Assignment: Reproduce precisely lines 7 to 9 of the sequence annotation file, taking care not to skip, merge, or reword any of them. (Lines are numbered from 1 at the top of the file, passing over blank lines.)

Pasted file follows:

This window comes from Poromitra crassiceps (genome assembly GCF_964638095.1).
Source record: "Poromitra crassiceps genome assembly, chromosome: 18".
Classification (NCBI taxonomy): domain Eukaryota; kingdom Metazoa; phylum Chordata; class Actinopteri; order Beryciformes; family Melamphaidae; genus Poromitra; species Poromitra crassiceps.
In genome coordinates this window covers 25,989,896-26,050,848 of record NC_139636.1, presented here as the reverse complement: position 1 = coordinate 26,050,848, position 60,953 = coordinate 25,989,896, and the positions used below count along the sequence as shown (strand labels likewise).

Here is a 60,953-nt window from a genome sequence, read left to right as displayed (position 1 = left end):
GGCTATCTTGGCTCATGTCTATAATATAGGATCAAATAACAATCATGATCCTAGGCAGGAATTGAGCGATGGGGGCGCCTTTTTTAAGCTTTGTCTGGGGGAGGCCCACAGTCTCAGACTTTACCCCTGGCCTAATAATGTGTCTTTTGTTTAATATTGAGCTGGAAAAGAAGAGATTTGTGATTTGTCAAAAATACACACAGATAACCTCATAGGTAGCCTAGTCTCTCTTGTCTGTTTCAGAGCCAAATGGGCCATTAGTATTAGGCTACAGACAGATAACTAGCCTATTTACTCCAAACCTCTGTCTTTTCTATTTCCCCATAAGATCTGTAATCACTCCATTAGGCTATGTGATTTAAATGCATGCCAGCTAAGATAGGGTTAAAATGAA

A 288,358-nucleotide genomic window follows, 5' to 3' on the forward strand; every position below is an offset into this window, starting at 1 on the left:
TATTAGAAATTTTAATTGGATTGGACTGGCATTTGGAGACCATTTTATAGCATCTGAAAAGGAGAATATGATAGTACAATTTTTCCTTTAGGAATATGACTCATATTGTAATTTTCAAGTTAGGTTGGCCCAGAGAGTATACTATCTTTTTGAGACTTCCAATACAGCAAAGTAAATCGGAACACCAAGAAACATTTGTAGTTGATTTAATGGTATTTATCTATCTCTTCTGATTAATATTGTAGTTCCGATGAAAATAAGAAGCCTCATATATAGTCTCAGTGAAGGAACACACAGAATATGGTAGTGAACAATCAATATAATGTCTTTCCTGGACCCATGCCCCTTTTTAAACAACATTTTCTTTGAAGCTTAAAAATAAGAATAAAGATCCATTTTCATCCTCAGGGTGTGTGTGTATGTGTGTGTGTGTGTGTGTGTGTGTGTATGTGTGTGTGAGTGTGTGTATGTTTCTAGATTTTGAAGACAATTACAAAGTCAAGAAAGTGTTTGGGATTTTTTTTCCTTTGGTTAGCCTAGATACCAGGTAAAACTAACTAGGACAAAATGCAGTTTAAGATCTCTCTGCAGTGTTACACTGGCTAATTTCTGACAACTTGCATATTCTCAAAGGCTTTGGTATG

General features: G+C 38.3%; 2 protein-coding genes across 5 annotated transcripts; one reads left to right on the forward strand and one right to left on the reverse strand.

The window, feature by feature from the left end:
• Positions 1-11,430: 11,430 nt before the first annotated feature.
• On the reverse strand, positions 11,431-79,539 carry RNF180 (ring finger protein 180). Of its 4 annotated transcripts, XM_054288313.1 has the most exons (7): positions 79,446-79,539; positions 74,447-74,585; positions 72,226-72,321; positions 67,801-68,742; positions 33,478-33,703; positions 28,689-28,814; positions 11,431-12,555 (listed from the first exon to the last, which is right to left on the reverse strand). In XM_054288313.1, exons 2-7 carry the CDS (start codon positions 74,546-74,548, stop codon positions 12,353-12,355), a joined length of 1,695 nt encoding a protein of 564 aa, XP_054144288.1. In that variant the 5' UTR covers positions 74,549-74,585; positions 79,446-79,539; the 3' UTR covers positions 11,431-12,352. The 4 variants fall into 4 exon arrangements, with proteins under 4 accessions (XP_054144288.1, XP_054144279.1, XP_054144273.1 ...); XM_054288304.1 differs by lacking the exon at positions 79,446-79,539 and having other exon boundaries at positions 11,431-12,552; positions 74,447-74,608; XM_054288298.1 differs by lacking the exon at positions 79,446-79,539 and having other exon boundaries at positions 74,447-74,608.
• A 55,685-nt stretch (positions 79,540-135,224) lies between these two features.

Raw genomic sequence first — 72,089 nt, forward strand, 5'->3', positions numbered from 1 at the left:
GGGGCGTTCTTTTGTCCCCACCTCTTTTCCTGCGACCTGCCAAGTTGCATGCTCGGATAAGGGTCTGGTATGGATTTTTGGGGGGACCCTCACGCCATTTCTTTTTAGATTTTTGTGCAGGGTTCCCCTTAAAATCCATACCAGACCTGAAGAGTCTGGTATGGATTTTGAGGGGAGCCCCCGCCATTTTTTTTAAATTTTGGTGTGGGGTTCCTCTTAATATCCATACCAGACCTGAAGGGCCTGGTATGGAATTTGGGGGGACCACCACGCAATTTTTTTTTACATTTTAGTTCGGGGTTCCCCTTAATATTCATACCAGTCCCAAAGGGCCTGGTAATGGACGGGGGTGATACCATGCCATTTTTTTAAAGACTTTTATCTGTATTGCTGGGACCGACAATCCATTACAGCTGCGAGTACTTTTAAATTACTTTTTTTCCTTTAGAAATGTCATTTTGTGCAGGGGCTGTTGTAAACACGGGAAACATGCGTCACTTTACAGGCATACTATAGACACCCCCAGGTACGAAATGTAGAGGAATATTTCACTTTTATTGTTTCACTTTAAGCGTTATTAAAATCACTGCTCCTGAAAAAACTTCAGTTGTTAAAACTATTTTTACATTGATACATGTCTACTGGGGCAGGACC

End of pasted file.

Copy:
A 288,358-nucleotide genomic window follows, 5' to 3' on the forward strand; every position below is an offset into this window, starting at 1 on the left:
TATTAGAAATTTTAATTGGATTGGACTGGCATTTGGAGACCATTTTATAGCATCTGAAAAGGAGAATATGATAGTACAATTTTTCCTTTAGGAATATGACTCATATTGTAATTTTCAAGTTAGGTTGGCCCAGAGAGTATACTATCTTTTTGAGACTTCCAATACAGCAAAGTAAATCGGAACACCAAGAAACATTTGTAGTTGATTTAATGGTATTTATCTATCTCTTCTGATTAATATTGTAGTTCCGATGAAAATAAGAAGCCTCATATATAGTCTCAGTGAAGGAACACACAGAATATGGTAGTGAACAATCAATATAATGTCTTTCCTGGACCCATGCCCCTTTTTAAACAACATTTTCTTTGAAGCTTAAAAATAAGAATAAAGATCCATTTTCATCCTCAGGGTGTGTGTGTATGTGTGTGTGTGTGTGTGTGTGTGTGTATGTGTGTGTGAGTGTGTGTATGTTTCTAGATTTTGAAGACAATTACAAAGTCAAGAAAGTGTTTGGGATTTTTTTTCCTTTGGTTAGCCTAGATACCAGGTAAAACTAACTAGGACAAAATGCAGTTTAAGATCTCTCTGCAGTGTTACACTGGCTAATTTCTGACAACTTGCATATTCTCAAAGGCTTTGGTATG

General features: G+C 38.3%; 2 protein-coding genes across 5 annotated transcripts; one reads left to right on the forward strand and one right to left on the reverse strand.